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Country Classifications: Developed versus Emerging Markets

Financial markets around the world are categorized into one of three categories:

The categorization process is performed by four of the largest index providers: S&P, MSCI, FTSE and NASDAQ. Each index provider has a different set of rules to perform the categorization process. As a general rule, one of the biggest factors is the gross domestic product per capita of each country. But the index providers will also look at health measures like the average life expectancy, plus financial market metrics like the average volume of trades. The four index providers generally re-evaluate each country on an annual basis. So every couple of years, a country will get promoted or demoted from one category to another.

For the most part, the four index providers end up ranking each country in the same category, but from time to time, there are differences. For example, when South Korea was promoted to a developed country, it took a few years for all the index providers to make that change.

This system was largely devised as way for investors to build investment portfolios. The belief is that as a group, the stock markets in the developed markets and emerging markets will tend to move closely together. And as a group, these stock markets at times perform quite a bit differently than the U.S. stock market.

Frontier markets are those markets in still developing countries that lack sufficient infrastructure and other requirements to be considered an emerging market. Most U.S. investors are afraid to devote too much of their portfolio to a stock market in a frontier market. So it can be a big deal for a country to get promoted from a frontier market to an emerging market.

When most investors think about "developed market" stocks, they tend to think of developed markets other than the U.S. The most common index that follows developed markets is the MSCI EAFE Index, which actually tracks all developed markets excluding the US and Canada. EFA is an iShares ETF that tracks the MSCI EAFE Index and has been around forever.

You can see from this stock chart that the U.S. stock market (as represented by SPY, the SPDR S&P 500 ETF), developed market stock markets (EFA) and emerging market stock markets ( as represented by EEM, the iShares MSCI Emerging Markets ETF) do in fact move quite differently:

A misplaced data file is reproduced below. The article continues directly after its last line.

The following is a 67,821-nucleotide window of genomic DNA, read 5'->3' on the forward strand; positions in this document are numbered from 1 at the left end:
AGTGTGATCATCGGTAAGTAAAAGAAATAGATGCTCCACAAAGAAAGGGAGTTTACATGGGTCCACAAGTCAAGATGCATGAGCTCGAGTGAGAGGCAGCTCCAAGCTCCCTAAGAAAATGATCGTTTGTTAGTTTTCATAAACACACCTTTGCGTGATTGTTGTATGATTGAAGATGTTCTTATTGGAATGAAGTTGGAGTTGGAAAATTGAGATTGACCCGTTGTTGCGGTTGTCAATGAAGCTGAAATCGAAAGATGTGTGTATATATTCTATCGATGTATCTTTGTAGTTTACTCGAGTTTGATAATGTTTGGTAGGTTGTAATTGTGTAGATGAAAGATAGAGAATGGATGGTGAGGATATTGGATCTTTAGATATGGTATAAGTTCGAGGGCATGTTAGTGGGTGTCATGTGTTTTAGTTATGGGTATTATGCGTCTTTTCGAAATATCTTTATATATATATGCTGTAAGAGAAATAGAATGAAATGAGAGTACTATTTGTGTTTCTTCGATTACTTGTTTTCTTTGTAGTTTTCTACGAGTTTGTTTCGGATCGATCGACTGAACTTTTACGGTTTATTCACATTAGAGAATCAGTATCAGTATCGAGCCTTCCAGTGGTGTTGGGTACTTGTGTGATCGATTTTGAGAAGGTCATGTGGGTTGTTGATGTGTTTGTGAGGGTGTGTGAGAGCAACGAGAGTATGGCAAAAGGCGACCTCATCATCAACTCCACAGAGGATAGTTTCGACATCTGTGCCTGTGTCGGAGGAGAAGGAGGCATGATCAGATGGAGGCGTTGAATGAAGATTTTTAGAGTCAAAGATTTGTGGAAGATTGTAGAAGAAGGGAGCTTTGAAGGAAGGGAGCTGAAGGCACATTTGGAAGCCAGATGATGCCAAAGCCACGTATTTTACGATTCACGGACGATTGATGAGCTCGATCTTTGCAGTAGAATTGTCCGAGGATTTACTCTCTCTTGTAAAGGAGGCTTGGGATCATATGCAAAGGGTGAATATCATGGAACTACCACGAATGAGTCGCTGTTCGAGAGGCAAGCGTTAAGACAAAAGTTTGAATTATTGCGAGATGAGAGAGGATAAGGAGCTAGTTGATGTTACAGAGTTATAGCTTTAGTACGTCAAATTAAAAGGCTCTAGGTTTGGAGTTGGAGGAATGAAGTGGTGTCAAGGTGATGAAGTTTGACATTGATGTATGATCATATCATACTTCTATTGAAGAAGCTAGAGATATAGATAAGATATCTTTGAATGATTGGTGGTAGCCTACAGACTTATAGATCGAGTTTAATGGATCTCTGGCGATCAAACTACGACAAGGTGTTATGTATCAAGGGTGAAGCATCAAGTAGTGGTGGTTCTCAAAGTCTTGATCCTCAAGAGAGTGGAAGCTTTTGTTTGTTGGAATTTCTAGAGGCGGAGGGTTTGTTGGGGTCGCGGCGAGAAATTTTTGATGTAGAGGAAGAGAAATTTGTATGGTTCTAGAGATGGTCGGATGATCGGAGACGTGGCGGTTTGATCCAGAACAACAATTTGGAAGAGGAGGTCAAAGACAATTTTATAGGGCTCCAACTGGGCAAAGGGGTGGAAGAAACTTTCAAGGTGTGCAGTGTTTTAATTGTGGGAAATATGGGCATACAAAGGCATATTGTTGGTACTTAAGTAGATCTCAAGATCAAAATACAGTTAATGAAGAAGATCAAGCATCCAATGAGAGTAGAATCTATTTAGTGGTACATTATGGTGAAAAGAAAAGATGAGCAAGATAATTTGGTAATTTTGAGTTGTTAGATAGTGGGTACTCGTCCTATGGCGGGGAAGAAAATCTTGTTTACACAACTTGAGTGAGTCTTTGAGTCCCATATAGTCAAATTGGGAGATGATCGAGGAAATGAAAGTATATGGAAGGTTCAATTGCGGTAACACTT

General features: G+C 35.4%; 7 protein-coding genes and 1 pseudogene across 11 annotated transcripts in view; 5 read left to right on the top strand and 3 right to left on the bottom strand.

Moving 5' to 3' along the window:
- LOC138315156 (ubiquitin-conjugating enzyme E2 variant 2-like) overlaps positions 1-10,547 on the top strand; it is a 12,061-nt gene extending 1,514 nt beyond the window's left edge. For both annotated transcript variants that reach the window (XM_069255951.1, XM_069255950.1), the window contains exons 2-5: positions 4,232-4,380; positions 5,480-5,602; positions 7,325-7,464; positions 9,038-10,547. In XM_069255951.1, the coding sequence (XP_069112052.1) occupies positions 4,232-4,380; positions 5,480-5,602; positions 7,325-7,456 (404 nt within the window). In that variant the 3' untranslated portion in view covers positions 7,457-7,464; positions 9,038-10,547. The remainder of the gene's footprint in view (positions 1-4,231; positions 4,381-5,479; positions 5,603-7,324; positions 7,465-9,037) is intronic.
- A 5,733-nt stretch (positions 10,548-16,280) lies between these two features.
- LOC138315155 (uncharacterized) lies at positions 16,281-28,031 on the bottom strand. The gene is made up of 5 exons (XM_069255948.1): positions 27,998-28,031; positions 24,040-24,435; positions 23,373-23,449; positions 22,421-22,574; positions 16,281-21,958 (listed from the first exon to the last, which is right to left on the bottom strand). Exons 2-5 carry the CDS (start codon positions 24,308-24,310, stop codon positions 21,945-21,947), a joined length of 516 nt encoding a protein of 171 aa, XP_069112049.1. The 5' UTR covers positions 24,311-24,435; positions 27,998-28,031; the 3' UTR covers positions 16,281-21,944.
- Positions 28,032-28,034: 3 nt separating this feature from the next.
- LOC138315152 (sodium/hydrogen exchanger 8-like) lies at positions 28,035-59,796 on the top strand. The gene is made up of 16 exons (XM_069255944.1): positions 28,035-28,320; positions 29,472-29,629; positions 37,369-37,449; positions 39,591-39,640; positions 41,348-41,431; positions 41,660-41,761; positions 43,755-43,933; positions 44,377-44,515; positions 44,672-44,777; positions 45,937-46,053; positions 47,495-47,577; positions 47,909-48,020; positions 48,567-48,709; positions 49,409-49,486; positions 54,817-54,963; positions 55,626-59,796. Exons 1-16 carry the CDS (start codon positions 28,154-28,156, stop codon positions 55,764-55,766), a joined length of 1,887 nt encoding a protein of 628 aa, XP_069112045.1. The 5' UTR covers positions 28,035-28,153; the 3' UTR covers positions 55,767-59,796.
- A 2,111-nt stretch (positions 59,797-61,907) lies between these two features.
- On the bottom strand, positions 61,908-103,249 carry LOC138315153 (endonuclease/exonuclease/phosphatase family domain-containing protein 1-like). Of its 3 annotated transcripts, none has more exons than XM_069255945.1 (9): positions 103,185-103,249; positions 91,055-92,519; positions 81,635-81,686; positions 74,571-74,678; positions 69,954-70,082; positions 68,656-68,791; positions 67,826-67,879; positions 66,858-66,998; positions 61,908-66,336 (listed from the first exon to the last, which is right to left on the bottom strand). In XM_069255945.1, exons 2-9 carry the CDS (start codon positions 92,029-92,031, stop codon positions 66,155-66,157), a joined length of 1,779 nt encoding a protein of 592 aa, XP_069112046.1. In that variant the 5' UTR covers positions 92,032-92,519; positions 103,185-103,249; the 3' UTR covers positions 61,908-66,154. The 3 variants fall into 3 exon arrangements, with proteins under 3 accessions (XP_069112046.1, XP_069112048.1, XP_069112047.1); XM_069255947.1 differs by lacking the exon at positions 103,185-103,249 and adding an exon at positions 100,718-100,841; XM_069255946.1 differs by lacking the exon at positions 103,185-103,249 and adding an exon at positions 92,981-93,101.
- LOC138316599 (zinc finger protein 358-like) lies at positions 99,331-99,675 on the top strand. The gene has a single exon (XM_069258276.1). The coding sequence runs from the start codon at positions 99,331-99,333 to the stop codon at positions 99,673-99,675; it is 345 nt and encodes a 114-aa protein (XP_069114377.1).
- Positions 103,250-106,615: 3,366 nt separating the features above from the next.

In broad strokes, if you look at the total market capitalization of the world's stock markets, the U.S. makes up around 50-52%, the developed markets ex-US about 30-35%, and emerging market and frontier market stocks about 15%.

Developed markets

These are the financial markets in the United States, Canada, Japan and most of the countries in Western Europe:

CountryLargest ETFCurrencyCurrency Symbol
AustraliaEWAAustralian DollarAUD
CanadaEWCCanadian DollarCAD
Hong KongEWHHong Kong DollarHKD
IcelandIcelandic KronaISK
IsraelEISIsraeli New ShekelILS
JapanEWJJapanese YenJPY
New ZealandENZLNew Zealand DollarNZD
NorwayNORWNorwegian KroneNOK
SingaporeEWSSingapore DollarSGD
South KoreaEWYSouth Korean WonKRW
SwedenEWDSwedish KronaSEK
SwitzerlandEWLSwiss FrancCHF
The NetherlandsEWNEuroEUR
United KingdomEWUBritish PoundGBP

Remember, this list may not perfectly align with the list of all four index providers. Some countries, like Turkey and Greece, are "on the border" between an emerging market country and a developed country. So the different index providers may have a slightly different list. Keep in mind, too, that a country can be demoted from one category to another, from time to time. For example, Greece has gotten demoted in the past.

Emerging markets

Emerging markets include the so-called "BRICs" of Brazil, Russia, India and China plus about 15 other countries.

CountryLargest ETFCurrencyCurrency Symbol% of Total Capitalization
BrazilEWZBrazilian RealBRL7.8%
Cayman Islands0.0%
ChileECHChilean PesoCLP1.7%
ColombiaGXGColombian PesoCOP0.6%
CroatiaCroatian kunaHRK0.0%
Czech RepublicCzech korunaCZK0.0%
EgyptEGPTEgyptian PoundEGP0.3%
HungaryHungarian ForintHUF0.0%
IndiaINDAIndian RupeeINR12.2%
IndonesiaEIDOIndonesian Rupiah IDR2.9%
MalaysiaEWMMalaysian RinggitMYR2.7%
MexicoEWWMexican PesoMXN4.4%
PeruEPUPeruvian SolPEN0.8%
PhilippinesEPHEPhilippine PesoPHP1.6%
PolandEPOLPolish ZlotyPLN1.2%
QatarQATQatari Rial QAR0.6%
RussiaRSXRussian RubleRUB3.8%
Saudi ArabiaKSASaudi Riyal SAR0.2%
South AfricaEZASouth African RandZAR6.7%
TaiwanEWTNew Taiwan DollarTWD14.8%
ThailandTHDThai BahtTHB3.1%
TurkeyTURTurkish LiraTRY1.4%
UkraineUkrainian HryvniaUAH0.0%
United Arab EmiratesUAEUnited Arab Emirates DirhamAED0.8%

These 26 countries make up approximately 98.4% of the total emerging market stock market capitalization. There are a few other small countries that we have not included in this list.

There are two giant ETFs that have been around along time that are synonymous with "emerging market" ETFs: VWO and EEM.

So you can see the approximate weighting of each country, let's look at VWO. VWO follows the FTSE Emerging Markets All Cap China A Inclusion Index. The FTSE Emerging Markets All Cap China A Inclusion Index weights the countries as follows (rounded numbers):

As you can see from the above numbers, the BRICs make up about 50% of most emerging market indexes.

Frontier markets

These are still developing countries:

CountryLargest ETFCurrencyCurrency Symbol
ArgentinaARGTArgentine PesoARS
JamaicaJamaican DollarJMD
KuwaitKWTKuwaiti DinarKWD
NigeriaNGENigerian NairaNGN
PakistanPAKPakistani RupeePKR
RomaniaRomanian LeuRON
Sri Lanka
VietnamVNMVietnamese DongVND

There are a handful of ETFs that invest in frontier market stocks. Many of these countries also have a single country ETF that is tracking an index in that country. View list of frontier market ETFs.

All data is a live query from our database. The wording was last updated: 02/24/2018.

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